UMass Amherst museum receives $25K grant to host residency and exhibit by renowned artist 

  • “Floridawater II,” 2019 photograph by Allison Janae Hamilton. Courtesy of the artist and Marianne Boesky Gallery, New York and Aspen. © Allison Janae Hamilton

  • “Dollbaby standing in the orchard at midday,” 2015 photograph by Allison Janae Hamilton. Allison Janae Hamilton

Staff Writer
Thursday, June 18, 2020

The University Museum of Contemporary Art (UMCA) at the University of Massachusetts Amherst has received a $25,000 grant from the National Endowment of the Arts to host a residency and exhibit by Allison Janae Hamilton, a celebrated multimedia artist who draws on the landscapes of the American South as inspiration for her work.

Hamilton, who grew up in Florida and Kentucky and now lives in New York City, is expected to spend time on campus in 2021 — and possibly make a few visits to UMass this fall — while a major exhibit devoted to her work will be offered during the spring 2022 semester.

It’s a bright spot to look forward to, says UMCA Director Loretta Yarlow, as the COVID-19 pandemic has left the museum shuttered since mid March, and it’s still not known when UMCA can reopen, though UMass Chancellor Kumble Subbaswamy has announced tentative plans to open some parts of the campus this fall.

“We’re thrilled to have [Hamilton] coming here,” Yarlow said during a recent phone call. “She’s a major artist who works in a number of areas, and we’re excited to think about what she’ll come up with when she has a chance to research the university’s collections.”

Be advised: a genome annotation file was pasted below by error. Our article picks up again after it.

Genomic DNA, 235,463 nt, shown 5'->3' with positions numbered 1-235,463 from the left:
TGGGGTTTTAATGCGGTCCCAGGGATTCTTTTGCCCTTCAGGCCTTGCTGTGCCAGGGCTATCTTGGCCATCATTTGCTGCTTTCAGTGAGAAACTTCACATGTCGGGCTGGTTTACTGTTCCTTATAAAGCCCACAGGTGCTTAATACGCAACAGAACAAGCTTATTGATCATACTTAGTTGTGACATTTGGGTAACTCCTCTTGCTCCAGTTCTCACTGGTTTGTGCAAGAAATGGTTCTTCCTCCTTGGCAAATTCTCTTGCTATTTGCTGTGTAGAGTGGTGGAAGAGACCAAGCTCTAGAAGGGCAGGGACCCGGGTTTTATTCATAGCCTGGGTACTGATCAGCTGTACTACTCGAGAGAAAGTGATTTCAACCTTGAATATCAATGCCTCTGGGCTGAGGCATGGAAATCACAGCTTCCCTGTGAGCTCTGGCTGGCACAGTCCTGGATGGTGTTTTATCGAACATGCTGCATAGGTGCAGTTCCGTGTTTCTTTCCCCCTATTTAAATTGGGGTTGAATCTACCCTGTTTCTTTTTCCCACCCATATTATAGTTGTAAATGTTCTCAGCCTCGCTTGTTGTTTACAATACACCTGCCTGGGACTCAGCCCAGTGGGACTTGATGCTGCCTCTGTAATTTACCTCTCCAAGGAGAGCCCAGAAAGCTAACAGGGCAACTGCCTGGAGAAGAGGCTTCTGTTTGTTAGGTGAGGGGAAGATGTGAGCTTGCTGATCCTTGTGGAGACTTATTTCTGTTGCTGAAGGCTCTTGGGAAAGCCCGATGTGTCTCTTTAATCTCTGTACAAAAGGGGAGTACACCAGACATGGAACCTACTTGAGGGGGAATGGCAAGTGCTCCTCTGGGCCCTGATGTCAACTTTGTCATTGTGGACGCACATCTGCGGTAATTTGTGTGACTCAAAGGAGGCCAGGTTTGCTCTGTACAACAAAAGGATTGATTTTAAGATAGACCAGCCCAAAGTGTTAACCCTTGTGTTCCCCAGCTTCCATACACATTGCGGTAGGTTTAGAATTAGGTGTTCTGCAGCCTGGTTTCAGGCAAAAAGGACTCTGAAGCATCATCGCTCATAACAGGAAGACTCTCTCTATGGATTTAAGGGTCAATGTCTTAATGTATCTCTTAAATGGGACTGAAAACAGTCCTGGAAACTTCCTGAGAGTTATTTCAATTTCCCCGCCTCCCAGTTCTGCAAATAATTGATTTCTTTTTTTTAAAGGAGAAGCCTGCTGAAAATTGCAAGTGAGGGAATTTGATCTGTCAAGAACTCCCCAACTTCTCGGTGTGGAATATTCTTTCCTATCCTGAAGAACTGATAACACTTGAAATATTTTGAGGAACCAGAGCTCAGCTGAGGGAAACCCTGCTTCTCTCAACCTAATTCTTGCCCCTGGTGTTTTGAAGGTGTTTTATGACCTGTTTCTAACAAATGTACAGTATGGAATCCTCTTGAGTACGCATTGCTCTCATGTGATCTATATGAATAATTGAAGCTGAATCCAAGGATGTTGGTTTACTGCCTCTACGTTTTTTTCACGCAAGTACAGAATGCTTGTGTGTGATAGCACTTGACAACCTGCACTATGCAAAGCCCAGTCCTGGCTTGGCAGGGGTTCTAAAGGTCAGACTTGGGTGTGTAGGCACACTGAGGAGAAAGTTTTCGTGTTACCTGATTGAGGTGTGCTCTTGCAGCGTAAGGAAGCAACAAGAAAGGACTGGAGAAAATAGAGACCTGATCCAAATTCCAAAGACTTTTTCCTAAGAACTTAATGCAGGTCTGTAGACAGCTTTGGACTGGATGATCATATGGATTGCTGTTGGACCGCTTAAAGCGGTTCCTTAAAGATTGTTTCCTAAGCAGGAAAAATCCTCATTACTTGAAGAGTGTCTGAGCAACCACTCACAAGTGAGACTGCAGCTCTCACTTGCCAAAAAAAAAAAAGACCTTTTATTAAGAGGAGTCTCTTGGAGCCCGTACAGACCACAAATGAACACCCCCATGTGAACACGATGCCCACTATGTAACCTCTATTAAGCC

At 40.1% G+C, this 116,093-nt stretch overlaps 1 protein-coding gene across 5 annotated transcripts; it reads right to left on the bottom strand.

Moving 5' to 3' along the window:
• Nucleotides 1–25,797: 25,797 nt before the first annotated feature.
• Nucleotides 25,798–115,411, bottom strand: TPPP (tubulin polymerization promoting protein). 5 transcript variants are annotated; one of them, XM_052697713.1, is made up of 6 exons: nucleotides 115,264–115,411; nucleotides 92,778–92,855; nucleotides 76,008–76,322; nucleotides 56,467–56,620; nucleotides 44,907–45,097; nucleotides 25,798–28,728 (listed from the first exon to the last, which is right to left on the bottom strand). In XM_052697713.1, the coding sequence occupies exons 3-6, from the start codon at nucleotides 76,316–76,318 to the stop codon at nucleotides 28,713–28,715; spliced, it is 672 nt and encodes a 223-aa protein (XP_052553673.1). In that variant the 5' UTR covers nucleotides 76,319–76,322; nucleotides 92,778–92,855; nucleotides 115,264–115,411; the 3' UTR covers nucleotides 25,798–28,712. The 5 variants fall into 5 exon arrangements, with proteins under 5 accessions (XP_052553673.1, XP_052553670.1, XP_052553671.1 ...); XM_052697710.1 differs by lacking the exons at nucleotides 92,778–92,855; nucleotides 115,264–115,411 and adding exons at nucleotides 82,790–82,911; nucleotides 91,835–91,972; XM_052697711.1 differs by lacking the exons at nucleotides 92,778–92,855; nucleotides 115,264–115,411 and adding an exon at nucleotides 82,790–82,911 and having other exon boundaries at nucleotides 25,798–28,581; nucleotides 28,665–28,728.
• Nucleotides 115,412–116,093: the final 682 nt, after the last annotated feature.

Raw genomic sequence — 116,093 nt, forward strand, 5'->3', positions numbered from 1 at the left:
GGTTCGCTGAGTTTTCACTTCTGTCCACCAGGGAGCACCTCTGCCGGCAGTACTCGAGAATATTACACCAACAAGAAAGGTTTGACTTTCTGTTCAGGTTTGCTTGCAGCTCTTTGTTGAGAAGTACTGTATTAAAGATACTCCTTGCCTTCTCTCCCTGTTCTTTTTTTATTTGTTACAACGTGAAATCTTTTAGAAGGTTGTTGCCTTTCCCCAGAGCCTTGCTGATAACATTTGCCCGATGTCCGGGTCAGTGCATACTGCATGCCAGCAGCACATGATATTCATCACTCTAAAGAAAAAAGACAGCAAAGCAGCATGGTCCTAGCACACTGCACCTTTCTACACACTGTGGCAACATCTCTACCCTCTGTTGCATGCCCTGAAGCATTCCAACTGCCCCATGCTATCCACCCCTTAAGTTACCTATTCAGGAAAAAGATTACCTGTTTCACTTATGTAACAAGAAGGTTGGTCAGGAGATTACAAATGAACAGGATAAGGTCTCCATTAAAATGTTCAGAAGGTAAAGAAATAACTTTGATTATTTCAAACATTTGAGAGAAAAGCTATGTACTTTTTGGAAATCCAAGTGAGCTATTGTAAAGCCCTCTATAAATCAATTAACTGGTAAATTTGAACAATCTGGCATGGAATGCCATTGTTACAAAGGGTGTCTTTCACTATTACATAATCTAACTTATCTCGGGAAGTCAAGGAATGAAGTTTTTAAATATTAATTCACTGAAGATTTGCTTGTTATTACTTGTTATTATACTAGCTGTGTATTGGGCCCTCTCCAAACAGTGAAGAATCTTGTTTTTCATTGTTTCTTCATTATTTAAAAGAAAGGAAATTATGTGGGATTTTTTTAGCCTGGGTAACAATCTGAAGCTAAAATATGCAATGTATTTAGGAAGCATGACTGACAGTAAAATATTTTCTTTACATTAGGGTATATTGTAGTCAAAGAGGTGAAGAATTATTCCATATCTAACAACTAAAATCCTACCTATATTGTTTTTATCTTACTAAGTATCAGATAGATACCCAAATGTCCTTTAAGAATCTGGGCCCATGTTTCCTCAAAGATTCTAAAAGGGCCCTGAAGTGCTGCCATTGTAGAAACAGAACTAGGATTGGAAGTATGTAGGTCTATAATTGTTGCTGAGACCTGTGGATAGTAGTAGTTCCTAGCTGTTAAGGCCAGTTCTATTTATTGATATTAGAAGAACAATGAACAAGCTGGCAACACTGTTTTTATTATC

Yarlow notes that visiting artists at UMCA often look at the museum’s own collection when devising new work but that Hamilton will also be examining the university’s extensive natural history collections. A photographer, videographer, sculptor and installation artist, Hamilton draws on many elements of the natural world, from landscapes to plant matter and animal remains, for her work.

As her website puts in, much of her art draws on “ways that the American landscape contributes to our ideas of ‘Americana’ and social relationships to space in the face of a changing climate, particularly within the rural American south.”

Hamilton’s work has been exhibited at The Museum of Modern Art in New York, MASS MoCA, the Smithsonian National Portrait Gallery and numerous other settings.

Yarlow says she anticipates Hamilton will be working “across disciplines” during her time at UMass to create new work and to lead some workshops and public discussions at the university. UMCA also needs to raise $25,000 to match the NEA funding for Hamilton’s residency and exhibit.

In addition, the museum is moving ahead with plans to open a virtual exhibit this fall of prints by Nicole Eisenman, a New York artist primarily known for her painting. The UMCA show will be the first museum exhibit to focus exclusively on Eisenman’s lithographs, etchings and other prints, Yarlow says. A poster designed by Eisenman will also be sent to members of the UMCA’s mailing list and others.

Steve Pfarrer can be reached at spfarrer@ gazettenet.com.